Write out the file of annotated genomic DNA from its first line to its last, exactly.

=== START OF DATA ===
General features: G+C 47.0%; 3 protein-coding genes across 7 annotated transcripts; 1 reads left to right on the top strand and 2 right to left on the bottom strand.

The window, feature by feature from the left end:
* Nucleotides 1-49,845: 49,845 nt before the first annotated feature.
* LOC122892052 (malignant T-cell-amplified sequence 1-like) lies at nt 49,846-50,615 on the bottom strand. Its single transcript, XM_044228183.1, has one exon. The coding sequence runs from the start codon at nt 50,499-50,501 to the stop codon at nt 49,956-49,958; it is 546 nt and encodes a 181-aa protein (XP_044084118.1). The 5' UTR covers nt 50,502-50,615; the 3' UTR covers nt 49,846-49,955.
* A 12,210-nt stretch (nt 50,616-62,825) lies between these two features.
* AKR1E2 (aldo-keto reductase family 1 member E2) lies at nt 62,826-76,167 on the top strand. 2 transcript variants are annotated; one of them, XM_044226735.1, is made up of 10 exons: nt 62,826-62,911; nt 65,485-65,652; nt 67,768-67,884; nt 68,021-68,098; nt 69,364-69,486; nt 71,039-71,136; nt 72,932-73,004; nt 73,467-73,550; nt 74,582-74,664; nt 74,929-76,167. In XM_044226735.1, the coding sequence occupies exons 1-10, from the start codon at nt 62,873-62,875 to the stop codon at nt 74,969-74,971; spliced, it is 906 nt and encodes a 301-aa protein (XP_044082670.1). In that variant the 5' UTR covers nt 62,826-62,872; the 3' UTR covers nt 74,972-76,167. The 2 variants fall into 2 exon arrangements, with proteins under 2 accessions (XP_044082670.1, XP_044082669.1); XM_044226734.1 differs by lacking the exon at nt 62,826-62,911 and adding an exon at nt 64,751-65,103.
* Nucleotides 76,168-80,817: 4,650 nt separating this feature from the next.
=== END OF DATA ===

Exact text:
General features: G+C 47.0%; 3 protein-coding genes across 7 annotated transcripts; 1 reads left to right on the top strand and 2 right to left on the bottom strand.

The window, feature by feature from the left end:
* Nucleotides 1-49,845: 49,845 nt before the first annotated feature.
* LOC122892052 (malignant T-cell-amplified sequence 1-like) lies at nt 49,846-50,615 on the bottom strand. Its single transcript, XM_044228183.1, has one exon. The coding sequence runs from the start codon at nt 50,499-50,501 to the stop codon at nt 49,956-49,958; it is 546 nt and encodes a 181-aa protein (XP_044084118.1). The 5' UTR covers nt 50,502-50,615; the 3' UTR covers nt 49,846-49,955.
* A 12,210-nt stretch (nt 50,616-62,825) lies between these two features.
* AKR1E2 (aldo-keto reductase family 1 member E2) lies at nt 62,826-76,167 on the top strand. 2 transcript variants are annotated; one of them, XM_044226735.1, is made up of 10 exons: nt 62,826-62,911; nt 65,485-65,652; nt 67,768-67,884; nt 68,021-68,098; nt 69,364-69,486; nt 71,039-71,136; nt 72,932-73,004; nt 73,467-73,550; nt 74,582-74,664; nt 74,929-76,167. In XM_044226735.1, the coding sequence occupies exons 1-10, from the start codon at nt 62,873-62,875 to the stop codon at nt 74,969-74,971; spliced, it is 906 nt and encodes a 301-aa protein (XP_044082670.1). In that variant the 5' UTR covers nt 62,826-62,872; the 3' UTR covers nt 74,972-76,167. The 2 variants fall into 2 exon arrangements, with proteins under 2 accessions (XP_044082670.1, XP_044082669.1); XM_044226734.1 differs by lacking the exon at nt 62,826-62,911 and adding an exon at nt 64,751-65,103.
* Nucleotides 76,168-80,817: 4,650 nt separating this feature from the next.